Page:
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What if God was taken out of profanity?

July 02, 2002|by TIM ROWLAND

Stunning politicians on both the left and right, a federal appeals court in San Francisco ruled that profanity that includes references to a supreme being is an unconstitutional breach of the separation of church and state.

The ruling, if allowed to stand, would mean that school teachers, for example, would no longer be able to tell a child to "get your God-forsaken feet off the desk" because it amounts to an implied endorsement of monotheism.

While it would not extend to swearing used in the private home, divinely inspired cursing would no longer be permitted in schools, public transit, courthouses or any virtually public gathering spot.

The ruling was immediately criticized by Little League parents, who said it would have a "chilling effect" on their ability to communicate their displeasure with umpires.


"You can simply call an umpire a 'jerk,' but without using the name of the Lord thy God in vain as a preceding adjective, what are we really accomplishing?" Little League parent Sue A. Sidesqueeze said.

In Hollywood, the screen writers guild predicted the court ruling could effectively wipe out the profanity-dependent film industry.

"You take profanity out of today's movies and it basically reduces a two-hour script to the length of a pamphlet," film producer Morel D. Kay said.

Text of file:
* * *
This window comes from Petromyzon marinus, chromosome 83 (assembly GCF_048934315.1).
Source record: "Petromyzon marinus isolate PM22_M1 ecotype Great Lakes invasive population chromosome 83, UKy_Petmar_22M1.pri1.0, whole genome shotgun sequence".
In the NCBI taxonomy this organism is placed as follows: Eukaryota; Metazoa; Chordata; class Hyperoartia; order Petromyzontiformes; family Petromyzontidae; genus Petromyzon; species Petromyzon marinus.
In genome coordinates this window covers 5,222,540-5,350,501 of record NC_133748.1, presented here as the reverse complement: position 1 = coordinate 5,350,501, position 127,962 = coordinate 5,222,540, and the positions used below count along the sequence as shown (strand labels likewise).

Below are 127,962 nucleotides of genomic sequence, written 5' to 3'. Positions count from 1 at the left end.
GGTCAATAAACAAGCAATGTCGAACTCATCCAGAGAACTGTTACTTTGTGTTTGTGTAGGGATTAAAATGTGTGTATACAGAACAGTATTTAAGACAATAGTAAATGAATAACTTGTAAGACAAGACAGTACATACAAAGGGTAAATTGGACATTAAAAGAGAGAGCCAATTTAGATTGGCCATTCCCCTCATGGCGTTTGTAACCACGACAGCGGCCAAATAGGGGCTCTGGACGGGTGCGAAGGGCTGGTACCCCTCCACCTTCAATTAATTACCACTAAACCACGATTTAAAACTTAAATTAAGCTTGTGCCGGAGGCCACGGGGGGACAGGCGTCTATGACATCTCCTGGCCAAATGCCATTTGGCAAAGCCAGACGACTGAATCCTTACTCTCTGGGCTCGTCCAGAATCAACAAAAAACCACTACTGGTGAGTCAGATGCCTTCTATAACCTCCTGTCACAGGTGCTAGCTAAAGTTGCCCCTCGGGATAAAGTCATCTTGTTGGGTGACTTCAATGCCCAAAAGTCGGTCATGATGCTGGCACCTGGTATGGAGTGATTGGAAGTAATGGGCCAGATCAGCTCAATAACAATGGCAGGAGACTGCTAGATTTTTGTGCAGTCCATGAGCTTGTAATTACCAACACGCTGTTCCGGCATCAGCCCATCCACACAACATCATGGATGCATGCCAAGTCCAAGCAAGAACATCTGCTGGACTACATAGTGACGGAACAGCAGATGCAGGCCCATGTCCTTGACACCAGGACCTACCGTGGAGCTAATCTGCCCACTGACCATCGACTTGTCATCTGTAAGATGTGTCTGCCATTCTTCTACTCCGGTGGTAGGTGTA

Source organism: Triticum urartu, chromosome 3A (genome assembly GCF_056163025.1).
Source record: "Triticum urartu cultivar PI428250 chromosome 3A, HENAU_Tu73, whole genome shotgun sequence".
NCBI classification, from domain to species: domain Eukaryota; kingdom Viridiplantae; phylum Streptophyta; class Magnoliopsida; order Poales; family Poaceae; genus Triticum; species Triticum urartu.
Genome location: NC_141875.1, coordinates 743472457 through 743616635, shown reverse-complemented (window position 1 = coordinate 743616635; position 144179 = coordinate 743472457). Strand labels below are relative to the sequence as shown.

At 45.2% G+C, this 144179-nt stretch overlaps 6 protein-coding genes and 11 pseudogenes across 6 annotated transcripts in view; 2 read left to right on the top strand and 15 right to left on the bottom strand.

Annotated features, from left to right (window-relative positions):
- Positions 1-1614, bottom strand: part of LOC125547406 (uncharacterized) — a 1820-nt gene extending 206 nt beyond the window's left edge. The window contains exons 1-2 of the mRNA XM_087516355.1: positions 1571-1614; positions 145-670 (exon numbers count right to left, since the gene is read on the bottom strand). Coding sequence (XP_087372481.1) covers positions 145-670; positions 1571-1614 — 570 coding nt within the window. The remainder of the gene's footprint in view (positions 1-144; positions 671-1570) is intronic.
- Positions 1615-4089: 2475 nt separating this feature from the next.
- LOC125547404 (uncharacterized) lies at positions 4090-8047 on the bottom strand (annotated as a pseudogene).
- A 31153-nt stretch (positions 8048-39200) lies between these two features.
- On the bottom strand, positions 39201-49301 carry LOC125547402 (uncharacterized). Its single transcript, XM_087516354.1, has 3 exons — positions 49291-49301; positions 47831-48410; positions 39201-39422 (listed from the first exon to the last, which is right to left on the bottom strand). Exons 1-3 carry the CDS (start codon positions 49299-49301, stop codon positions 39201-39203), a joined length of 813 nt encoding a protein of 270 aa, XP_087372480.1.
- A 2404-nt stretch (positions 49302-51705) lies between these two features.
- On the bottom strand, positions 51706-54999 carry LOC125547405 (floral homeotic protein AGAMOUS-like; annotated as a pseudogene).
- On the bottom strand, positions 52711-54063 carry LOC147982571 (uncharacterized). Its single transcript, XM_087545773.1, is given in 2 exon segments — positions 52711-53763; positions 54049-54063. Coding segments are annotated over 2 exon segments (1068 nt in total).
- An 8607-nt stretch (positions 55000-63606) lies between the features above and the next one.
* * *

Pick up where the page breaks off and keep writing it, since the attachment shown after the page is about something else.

The 2-1 court ruling came in response to a suit filed by a California man who objected to the fact that his 7-year-old daughter was forced against her will to listen to theocratic profanity on a city bus.

"The situation of divine condemnation implies the existence of a deity through whom to do the damning, is clear violation of the Jeffersonian 'wall of separation,'" the suit alleged. The suit seeks to move profanity to a more secular genre.

Informed of the court's decision, a spokesman for the ACLU said "Thank Darwin, it's about time we stopped inflicting religious views on our youth through casual swearing."

But in Washington, the reaction was swift, negative and harsh.

"What in Jeff's name are they thinking," Senate patriarch Robert C. Byrd said. "Profanity has a long and storied history in these hallowed halls, and throughout all of history. Could Pliny the Elder have compiled his comprehensive treatise on crop rotation without earthy language of his own? I think not."

Across the hall, representatives worried the ruling would curtail their ability to drown out boring floor speeches, as many of them do, by listening to hip-hop on their Walkman headphones.

"If Eminem is no longer an alternative to Charles Wrangell, I don't want to live," Rep. Roscoe Bartlett said. He then walked off down the hall incanting under his breath, "So the FCC/Won't let me be/Or let me be me/So let me see/They tried to shut me down on MTV ..."

Opposition spanned a broad spectrum of ideologies, with cries of outrage from both the left and the right.

Teamsters union representatives said they would immediately file an appeal.

"You know how it is with truckers - take the profanity out of us and we will shrink down so small we won't be able to see over the steering wheel," a Teamsters spokesman said.

They will be joined by the Moral Majority, which fearing a "camel's nose under the tent" effect, issued a statement saying "Whether it is taking prayer out of the classroom or God out of profanity, this is just a thinly veiled attempt by leftist jurists to impose their secular will upon society."

Flush with their victory, however, opponents of divinely inspired profanity said they are ready to join their next battle: Filing suit to get prayer removed from Sunday school.

Tim Rowland is a Herald-Mail columnist. He can be reached at 301-733-5131, ext. 2324, or you can e-mail him at

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